Jun 3, 2011
Cholera cases spike in Haiti's capital
Haiti's capital, Port-au-Prince, is experience a surge of new cholera infections, according to aid groups working in the area. An official from Oxfam, an international confederation of 14 organizations, said yesterday that the impact of the disease on the city's Carrefour area is currently worse than during the height of the country's outbreak in November 2010. Mimy Muisa Kambere said in a statement that the area is registering 300 new cases a day, compared with 900 per week earlier in the outbreak. However, she added that the death rate is lower than before, because people are getting treatment faster.
Jun 2 Oxfam statement
In a related development, the American Red Cross said today that it is reopening a treatment center in Carrefour to handle the spike in cholera cases in and around Port-au-Prince. In a statement, the group said it was stepping up other outbreak response efforts as Haiti enters its rainy season. It is deploying teams of health educators to cholera hot spots and is sending text messages to people in high-risk areas to notify them about treatment center locations and share cholera prevention tips.
Two die of Listeria in Denver
Three Listeria infections, two of them fatal, are being investigated in Denver, the Colorado Department of Public Health and Environment (CDPHE) announced yesterday. Those who died were a man in his 30s and a woman in her 60s. All three cases involve people of Hispanic heritage, the CDPHE said. The source of the cases was unknown and under investigation. Alicia Cronquist, a CDPHE epidemiologist, urged the public to take precautions to avoid Listeria, including avoiding soft cheeses unless they are made with pasteurized milk, hot dogs and deli meats unless reheated to 165ºF, refrigerated pate or meat spreads, and refrigerated seafood. Those at high risk include people with weakened immune systems, pregnant women, and those older than 60, she noted. Colorado has only about 10 cases of listeriosis per year on average, the statement said.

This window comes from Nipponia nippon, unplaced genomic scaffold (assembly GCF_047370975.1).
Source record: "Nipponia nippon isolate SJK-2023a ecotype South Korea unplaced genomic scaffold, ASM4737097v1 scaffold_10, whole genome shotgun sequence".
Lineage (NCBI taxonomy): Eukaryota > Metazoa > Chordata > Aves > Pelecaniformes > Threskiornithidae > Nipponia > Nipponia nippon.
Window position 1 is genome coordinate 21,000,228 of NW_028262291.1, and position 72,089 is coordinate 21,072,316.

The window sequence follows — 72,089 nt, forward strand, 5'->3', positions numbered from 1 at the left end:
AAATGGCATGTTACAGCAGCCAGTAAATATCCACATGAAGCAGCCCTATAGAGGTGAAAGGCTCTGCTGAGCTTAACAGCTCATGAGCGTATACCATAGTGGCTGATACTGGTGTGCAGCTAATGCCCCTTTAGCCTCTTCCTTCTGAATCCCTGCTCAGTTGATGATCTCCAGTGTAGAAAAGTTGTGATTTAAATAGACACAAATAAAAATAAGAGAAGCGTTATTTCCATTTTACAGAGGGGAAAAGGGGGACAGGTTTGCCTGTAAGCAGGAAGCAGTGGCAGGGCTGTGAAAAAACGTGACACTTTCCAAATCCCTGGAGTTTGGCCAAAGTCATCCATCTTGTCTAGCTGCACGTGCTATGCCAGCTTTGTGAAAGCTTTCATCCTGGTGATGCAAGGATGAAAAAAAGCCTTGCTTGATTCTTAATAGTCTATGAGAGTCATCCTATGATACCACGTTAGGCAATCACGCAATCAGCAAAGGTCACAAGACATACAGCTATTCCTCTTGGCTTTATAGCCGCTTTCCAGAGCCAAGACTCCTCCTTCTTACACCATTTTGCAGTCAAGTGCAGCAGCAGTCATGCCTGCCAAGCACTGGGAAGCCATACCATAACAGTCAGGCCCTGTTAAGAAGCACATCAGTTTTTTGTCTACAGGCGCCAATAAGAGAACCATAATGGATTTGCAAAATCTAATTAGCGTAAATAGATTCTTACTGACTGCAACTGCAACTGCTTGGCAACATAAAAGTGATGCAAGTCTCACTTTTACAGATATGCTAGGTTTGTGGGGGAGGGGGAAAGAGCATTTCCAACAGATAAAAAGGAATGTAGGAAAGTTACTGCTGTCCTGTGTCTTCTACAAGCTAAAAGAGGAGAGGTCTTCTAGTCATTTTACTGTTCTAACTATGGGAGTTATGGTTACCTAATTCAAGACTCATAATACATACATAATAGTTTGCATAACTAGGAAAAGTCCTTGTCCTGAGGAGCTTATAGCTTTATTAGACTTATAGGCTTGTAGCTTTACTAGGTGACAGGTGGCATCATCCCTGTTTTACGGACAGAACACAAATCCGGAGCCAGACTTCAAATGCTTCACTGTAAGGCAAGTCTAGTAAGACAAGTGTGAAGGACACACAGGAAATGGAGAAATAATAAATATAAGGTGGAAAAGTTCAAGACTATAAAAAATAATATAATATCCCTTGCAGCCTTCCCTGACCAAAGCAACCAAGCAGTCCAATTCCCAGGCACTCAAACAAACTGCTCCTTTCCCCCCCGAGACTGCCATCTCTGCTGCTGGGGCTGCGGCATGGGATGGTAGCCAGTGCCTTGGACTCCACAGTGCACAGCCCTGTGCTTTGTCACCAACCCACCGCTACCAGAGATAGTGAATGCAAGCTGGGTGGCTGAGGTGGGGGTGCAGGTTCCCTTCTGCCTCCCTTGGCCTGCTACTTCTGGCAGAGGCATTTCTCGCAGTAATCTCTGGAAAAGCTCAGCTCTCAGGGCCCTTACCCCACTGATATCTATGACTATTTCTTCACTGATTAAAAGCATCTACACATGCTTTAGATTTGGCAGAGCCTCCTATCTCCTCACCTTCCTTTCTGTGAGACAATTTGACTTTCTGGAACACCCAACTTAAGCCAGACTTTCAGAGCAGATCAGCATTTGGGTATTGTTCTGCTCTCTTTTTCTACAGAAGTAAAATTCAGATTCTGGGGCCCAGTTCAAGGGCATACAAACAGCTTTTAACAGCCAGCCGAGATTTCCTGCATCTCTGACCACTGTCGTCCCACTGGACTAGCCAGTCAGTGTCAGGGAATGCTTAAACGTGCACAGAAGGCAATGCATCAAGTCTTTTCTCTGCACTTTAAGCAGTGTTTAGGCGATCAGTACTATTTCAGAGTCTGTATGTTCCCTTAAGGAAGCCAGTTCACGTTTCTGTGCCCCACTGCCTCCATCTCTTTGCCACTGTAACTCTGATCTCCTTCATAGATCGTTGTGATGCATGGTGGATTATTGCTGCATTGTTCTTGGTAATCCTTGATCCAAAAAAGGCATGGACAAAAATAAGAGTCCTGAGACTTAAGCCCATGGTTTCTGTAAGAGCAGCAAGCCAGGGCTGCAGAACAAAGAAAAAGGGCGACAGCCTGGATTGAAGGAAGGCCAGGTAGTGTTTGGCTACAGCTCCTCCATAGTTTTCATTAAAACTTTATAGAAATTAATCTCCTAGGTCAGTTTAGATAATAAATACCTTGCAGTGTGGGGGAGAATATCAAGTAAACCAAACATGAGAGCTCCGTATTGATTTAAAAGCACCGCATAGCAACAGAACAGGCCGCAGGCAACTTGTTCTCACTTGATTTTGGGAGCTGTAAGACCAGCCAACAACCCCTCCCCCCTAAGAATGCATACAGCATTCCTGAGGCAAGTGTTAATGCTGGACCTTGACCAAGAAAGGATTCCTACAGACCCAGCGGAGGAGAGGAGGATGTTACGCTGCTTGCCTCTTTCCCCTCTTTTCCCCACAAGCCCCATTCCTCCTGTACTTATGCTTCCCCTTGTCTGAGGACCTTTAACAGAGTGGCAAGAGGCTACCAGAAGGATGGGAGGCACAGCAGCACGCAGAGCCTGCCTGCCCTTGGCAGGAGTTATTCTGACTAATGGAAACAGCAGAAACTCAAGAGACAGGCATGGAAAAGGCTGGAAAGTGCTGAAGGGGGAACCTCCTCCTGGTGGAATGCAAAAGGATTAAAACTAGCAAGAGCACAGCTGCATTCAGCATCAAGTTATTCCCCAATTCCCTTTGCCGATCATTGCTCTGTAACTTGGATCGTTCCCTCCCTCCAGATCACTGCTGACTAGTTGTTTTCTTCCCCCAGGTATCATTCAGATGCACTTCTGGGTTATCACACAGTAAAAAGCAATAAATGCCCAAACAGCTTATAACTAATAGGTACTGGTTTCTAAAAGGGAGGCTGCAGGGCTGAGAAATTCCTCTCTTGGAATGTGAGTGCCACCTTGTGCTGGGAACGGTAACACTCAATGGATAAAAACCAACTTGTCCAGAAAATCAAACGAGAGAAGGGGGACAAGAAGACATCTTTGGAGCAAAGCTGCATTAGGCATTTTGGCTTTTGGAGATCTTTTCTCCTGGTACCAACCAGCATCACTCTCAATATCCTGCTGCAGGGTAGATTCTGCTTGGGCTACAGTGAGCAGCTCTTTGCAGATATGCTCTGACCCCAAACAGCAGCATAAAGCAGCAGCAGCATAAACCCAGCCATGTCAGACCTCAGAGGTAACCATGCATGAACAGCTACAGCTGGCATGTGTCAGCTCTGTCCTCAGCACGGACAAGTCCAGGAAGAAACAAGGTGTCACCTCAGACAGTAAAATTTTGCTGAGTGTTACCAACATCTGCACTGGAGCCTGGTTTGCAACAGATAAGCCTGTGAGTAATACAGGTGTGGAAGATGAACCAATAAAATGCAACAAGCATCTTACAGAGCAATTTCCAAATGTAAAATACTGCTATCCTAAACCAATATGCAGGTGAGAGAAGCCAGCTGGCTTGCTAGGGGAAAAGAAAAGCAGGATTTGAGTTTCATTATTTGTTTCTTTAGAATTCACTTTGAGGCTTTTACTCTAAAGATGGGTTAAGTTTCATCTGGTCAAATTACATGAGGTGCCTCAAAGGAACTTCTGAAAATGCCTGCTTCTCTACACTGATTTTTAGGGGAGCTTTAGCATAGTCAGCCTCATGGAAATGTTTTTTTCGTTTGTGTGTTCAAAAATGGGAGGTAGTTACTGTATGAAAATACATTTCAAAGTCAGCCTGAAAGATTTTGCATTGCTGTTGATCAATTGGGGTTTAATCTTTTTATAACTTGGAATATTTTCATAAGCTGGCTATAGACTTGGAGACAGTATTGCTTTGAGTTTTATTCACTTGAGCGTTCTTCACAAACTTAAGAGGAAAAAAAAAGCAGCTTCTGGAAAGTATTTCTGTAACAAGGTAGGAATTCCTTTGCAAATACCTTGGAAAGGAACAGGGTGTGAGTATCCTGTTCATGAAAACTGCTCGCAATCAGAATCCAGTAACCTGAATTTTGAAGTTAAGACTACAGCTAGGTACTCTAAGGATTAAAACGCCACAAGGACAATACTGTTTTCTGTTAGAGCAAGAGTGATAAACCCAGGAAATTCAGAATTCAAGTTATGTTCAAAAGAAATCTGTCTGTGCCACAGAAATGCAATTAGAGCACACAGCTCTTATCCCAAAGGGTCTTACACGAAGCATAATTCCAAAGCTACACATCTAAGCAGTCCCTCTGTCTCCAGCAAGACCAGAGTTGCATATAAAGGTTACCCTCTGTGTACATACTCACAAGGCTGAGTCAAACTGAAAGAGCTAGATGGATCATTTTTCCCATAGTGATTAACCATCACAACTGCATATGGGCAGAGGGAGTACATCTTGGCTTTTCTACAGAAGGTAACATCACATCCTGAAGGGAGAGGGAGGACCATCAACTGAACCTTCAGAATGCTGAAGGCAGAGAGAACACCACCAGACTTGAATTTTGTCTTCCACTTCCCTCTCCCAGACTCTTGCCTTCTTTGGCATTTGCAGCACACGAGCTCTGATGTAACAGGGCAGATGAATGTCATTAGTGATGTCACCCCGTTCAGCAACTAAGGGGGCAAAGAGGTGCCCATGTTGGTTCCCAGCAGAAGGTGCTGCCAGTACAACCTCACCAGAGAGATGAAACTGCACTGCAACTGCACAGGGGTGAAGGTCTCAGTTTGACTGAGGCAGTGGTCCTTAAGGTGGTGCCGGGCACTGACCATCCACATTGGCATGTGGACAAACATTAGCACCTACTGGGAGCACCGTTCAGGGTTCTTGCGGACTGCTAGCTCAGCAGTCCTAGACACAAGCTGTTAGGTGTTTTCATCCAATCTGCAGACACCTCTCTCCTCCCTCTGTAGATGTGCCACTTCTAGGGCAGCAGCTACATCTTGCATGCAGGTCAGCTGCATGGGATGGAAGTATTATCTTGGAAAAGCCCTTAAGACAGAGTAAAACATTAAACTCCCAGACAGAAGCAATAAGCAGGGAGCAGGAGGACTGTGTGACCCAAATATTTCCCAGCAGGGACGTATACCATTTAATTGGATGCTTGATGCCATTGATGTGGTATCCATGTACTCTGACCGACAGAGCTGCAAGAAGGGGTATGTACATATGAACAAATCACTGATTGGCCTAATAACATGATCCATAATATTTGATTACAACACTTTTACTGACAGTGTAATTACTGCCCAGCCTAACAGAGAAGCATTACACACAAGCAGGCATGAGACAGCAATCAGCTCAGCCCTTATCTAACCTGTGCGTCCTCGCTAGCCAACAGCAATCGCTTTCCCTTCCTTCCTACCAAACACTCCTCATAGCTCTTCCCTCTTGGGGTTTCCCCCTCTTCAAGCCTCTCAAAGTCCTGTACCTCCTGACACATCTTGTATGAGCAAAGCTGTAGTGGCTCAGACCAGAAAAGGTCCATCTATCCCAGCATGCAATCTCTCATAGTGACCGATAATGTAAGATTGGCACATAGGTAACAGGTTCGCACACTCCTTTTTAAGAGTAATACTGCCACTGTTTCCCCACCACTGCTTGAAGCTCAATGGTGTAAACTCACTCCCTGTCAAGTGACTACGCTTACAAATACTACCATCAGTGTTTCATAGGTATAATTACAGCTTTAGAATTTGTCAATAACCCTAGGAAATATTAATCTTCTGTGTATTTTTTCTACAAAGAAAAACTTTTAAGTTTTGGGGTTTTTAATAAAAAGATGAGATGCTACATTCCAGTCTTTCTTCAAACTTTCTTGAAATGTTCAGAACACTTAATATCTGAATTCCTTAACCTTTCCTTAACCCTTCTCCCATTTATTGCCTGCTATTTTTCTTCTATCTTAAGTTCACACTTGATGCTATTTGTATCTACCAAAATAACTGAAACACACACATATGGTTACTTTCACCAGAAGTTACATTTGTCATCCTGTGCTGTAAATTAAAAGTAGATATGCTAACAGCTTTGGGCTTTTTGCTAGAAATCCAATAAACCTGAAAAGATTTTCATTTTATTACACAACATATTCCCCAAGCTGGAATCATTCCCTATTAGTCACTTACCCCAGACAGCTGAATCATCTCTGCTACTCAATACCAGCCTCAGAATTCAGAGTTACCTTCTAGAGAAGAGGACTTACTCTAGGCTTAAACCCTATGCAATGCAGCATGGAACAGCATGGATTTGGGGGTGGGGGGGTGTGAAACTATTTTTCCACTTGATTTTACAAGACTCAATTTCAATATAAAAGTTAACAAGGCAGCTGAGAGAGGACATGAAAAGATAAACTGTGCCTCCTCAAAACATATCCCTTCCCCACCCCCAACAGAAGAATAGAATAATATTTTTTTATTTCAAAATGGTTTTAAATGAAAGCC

Research groups detail new MRSA variant
Two research groups have identified a new variant of methicillin-resistant Staphylococcus aureus (MRSA), according to two studies that appeared yesterday and today in different medical journals. One group reported finding the new type in patients in Irish hospitals, and their study appeared yesterday in Antimicrobial Agents and Chemotherapy, published by the American Society for Microbiology (ASM). Another group detected the strain's emergence in human and cow populations in the United Kingdom and Denmark and detailed its results in Lancet Infectious Diseases. The new strain isn't identified as MRSA by current lab tests, which has implications for clinical diagnosis and treatment. Irish and German researchers used high-throughput DNA microarray screening to identify the new strain, which belongs to a genetic lineage clonal complex seen only previously in cows and other animals, according to an ASM press release. While preparing their study for press, the researchers learned that a UK group had identified a bovine MRSA strain with a nearly identical genetic pattern that had emerged in both bovine and human populations in the United Kingdom and Denmark. They identified the MRSA strain in bulk milk, and they also found it when they looked for the strain in veterinary and human MRSA reference lab collections. They say the findings suggest that cows may be reservoirs for human MRSA.
Jun 2 Antimicrob Agents Chemother abstract
Jun 3 Lancet Infect Dis abstract